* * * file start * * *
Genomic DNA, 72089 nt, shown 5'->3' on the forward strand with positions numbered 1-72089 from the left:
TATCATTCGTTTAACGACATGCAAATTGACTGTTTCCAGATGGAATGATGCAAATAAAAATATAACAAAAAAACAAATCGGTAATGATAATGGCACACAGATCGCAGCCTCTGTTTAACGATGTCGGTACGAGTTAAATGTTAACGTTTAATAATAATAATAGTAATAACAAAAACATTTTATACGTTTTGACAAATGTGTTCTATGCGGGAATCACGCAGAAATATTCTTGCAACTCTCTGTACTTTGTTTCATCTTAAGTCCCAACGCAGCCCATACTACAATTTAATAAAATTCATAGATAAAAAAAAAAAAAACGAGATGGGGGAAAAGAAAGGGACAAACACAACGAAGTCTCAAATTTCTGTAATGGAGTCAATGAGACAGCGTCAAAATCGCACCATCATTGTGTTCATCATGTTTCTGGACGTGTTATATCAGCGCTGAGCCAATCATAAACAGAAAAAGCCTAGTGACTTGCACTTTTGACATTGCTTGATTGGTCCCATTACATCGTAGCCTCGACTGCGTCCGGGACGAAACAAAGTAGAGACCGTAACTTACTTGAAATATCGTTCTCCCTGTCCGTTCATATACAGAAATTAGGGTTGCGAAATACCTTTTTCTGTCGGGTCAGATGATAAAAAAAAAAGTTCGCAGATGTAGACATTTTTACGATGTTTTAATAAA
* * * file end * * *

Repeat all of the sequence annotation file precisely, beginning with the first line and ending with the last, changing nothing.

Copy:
Genomic DNA, 72089 nt, shown 5'->3' on the forward strand with positions numbered 1-72089 from the left:
TATCATTCGTTTAACGACATGCAAATTGACTGTTTCCAGATGGAATGATGCAAATAAAAATATAACAAAAAAACAAATCGGTAATGATAATGGCACACAGATCGCAGCCTCTGTTTAACGATGTCGGTACGAGTTAAATGTTAACGTTTAATAATAATAATAGTAATAACAAAAACATTTTATACGTTTTGACAAATGTGTTCTATGCGGGAATCACGCAGAAATATTCTTGCAACTCTCTGTACTTTGTTTCATCTTAAGTCCCAACGCAGCCCATACTACAATTTAATAAAATTCATAGATAAAAAAAAAAAAAACGAGATGGGGGAAAAGAAAGGGACAAACACAACGAAGTCTCAAATTTCTGTAATGGAGTCAATGAGACAGCGTCAAAATCGCACCATCATTGTGTTCATCATGTTTCTGGACGTGTTATATCAGCGCTGAGCCAATCATAAACAGAAAAAGCCTAGTGACTTGCACTTTTGACATTGCTTGATTGGTCCCATTACATCGTAGCCTCGACTGCGTCCGGGACGAAACAAAGTAGAGACCGTAACTTACTTGAAATATCGTTCTCCCTGTCCGTTCATATACAGAAATTAGGGTTGCGAAATACCTTTTTCTGTCGGGTCAGATGATAAAAAAAAAAGTTCGCAGATGTAGACATTTTTACGATGTTTTAATAAA